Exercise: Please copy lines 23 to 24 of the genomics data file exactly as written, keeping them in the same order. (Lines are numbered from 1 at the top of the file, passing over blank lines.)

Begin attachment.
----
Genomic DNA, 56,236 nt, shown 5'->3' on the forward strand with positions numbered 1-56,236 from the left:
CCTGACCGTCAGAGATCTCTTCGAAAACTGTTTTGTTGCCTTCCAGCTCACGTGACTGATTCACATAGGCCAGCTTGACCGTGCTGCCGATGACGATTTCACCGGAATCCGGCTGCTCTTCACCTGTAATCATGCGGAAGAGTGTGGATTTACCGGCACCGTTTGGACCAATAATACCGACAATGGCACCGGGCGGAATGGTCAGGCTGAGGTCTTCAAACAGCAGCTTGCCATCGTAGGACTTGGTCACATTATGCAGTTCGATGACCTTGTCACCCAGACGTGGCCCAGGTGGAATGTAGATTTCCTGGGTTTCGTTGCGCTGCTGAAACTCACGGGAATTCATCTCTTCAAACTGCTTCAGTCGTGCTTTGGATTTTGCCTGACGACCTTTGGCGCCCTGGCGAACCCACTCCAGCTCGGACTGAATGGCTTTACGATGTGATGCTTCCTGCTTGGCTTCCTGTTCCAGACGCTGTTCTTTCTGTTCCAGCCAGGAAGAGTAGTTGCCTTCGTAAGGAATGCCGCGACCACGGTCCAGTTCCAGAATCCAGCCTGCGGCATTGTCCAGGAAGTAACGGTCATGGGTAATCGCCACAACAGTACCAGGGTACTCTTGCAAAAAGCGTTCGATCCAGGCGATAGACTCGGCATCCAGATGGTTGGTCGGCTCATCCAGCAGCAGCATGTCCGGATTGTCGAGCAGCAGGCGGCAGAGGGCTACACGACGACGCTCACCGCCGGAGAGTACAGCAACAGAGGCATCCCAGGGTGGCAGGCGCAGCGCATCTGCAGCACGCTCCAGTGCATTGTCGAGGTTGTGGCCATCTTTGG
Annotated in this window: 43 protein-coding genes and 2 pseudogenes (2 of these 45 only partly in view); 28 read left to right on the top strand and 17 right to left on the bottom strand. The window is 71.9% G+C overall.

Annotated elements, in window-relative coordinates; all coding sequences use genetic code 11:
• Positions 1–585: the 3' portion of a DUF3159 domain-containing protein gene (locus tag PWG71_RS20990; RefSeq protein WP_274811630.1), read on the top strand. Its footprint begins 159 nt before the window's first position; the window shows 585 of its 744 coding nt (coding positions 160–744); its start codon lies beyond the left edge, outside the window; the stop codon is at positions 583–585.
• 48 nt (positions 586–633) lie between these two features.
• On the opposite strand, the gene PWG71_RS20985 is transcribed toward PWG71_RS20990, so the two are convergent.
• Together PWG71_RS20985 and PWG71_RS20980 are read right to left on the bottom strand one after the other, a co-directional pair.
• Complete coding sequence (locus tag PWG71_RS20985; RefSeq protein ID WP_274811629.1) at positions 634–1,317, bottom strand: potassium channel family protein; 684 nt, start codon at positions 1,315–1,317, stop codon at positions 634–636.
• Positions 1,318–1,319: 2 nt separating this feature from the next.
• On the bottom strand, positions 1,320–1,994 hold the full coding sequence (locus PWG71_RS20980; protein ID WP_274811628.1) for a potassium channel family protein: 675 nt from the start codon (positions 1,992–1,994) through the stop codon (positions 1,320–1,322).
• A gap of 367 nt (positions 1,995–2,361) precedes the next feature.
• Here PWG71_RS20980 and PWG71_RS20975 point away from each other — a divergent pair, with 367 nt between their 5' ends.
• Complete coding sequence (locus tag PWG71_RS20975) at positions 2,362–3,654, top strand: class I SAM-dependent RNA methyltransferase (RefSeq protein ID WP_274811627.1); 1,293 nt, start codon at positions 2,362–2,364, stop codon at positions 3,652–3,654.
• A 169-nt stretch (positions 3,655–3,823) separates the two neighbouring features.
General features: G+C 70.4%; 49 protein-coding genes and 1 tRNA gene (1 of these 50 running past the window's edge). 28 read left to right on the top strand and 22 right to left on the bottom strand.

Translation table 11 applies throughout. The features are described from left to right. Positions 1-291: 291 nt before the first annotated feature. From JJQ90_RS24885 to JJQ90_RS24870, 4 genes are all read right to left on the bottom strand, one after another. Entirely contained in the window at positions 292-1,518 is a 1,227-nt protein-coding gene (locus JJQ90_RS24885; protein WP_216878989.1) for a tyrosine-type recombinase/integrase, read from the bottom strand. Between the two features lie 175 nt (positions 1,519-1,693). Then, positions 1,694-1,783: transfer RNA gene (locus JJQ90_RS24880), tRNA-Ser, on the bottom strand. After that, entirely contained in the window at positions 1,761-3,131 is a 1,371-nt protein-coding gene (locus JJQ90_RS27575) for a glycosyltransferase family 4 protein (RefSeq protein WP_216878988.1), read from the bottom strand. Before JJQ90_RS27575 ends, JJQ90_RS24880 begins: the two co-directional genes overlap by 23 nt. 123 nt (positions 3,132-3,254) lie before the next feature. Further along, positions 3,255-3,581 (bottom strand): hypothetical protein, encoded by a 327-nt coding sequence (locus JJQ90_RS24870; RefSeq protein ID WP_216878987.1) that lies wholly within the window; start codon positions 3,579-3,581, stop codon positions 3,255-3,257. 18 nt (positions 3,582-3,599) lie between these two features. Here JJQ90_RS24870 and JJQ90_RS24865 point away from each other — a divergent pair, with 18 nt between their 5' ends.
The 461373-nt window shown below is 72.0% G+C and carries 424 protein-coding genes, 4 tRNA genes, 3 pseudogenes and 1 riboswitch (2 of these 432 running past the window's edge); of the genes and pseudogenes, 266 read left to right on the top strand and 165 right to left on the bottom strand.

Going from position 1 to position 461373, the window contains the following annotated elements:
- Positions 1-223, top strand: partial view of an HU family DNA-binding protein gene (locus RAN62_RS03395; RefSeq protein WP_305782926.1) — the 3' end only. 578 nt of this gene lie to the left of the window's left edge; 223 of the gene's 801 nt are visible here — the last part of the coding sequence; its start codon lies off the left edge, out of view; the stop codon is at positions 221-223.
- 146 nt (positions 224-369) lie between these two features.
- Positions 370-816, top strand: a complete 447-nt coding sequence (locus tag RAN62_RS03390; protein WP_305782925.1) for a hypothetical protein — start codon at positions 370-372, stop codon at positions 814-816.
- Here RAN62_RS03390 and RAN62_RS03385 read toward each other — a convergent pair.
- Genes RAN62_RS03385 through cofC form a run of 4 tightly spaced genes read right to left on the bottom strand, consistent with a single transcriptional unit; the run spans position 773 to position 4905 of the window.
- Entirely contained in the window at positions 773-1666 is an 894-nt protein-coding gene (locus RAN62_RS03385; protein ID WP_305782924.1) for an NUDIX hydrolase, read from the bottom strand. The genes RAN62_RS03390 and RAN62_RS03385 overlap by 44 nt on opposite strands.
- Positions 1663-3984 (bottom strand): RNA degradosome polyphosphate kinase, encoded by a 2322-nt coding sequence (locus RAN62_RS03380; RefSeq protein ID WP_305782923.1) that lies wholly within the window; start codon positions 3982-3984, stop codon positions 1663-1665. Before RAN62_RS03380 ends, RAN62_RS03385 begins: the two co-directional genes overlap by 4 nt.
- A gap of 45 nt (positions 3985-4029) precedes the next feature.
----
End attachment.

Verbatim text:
- Here RAN62_RS03390 and RAN62_RS03385 read toward each other — a convergent pair.
- Genes RAN62_RS03385 through cofC form a run of 4 tightly spaced genes read right to left on the bottom strand, consistent with a single transcriptional unit; the run spans position 773 to position 4905 of the window.